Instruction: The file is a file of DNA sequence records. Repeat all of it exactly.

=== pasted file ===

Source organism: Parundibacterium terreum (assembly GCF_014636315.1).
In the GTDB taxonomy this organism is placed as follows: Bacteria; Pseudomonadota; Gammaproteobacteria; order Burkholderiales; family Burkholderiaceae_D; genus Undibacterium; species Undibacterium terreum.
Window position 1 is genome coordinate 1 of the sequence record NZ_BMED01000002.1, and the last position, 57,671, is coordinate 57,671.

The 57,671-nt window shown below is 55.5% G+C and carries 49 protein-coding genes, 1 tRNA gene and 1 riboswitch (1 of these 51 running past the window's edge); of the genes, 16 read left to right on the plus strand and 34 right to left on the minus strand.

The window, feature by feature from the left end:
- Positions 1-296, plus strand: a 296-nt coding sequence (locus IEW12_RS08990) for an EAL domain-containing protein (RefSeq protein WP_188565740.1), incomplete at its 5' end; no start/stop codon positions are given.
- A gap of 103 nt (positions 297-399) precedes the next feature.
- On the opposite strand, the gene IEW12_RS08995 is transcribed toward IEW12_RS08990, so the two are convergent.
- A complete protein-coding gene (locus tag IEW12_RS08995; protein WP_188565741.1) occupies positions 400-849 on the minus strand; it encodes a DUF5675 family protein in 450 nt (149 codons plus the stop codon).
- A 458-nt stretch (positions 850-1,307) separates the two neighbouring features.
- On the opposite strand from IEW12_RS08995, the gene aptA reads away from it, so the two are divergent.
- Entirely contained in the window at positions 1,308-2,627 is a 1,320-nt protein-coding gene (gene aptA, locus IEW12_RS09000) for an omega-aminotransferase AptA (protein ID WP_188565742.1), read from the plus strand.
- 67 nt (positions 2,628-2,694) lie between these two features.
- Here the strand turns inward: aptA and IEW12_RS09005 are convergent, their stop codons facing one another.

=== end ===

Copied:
Source organism: Parundibacterium terreum (assembly GCF_014636315.1).
In the GTDB taxonomy this organism is placed as follows: Bacteria; Pseudomonadota; Gammaproteobacteria; order Burkholderiales; family Burkholderiaceae_D; genus Undibacterium; species Undibacterium terreum.
Window position 1 is genome coordinate 1 of the sequence record NZ_BMED01000002.1, and the last position, 57,671, is coordinate 57,671.

The 57,671-nt window shown below is 55.5% G+C and carries 49 protein-coding genes, 1 tRNA gene and 1 riboswitch (1 of these 51 running past the window's edge); of the genes, 16 read left to right on the plus strand and 34 right to left on the minus strand.

The window, feature by feature from the left end:
- Positions 1-296, plus strand: a 296-nt coding sequence (locus IEW12_RS08990) for an EAL domain-containing protein (RefSeq protein WP_188565740.1), incomplete at its 5' end; no start/stop codon positions are given.
- A gap of 103 nt (positions 297-399) precedes the next feature.
- On the opposite strand, the gene IEW12_RS08995 is transcribed toward IEW12_RS08990, so the two are convergent.
- A complete protein-coding gene (locus tag IEW12_RS08995; protein WP_188565741.1) occupies positions 400-849 on the minus strand; it encodes a DUF5675 family protein in 450 nt (149 codons plus the stop codon).
- A 458-nt stretch (positions 850-1,307) separates the two neighbouring features.
- On the opposite strand from IEW12_RS08995, the gene aptA reads away from it, so the two are divergent.
- Entirely contained in the window at positions 1,308-2,627 is a 1,320-nt protein-coding gene (gene aptA, locus IEW12_RS09000) for an omega-aminotransferase AptA (protein ID WP_188565742.1), read from the plus strand.
- 67 nt (positions 2,628-2,694) lie between these two features.
- Here the strand turns inward: aptA and IEW12_RS09005 are convergent, their stop codons facing one another.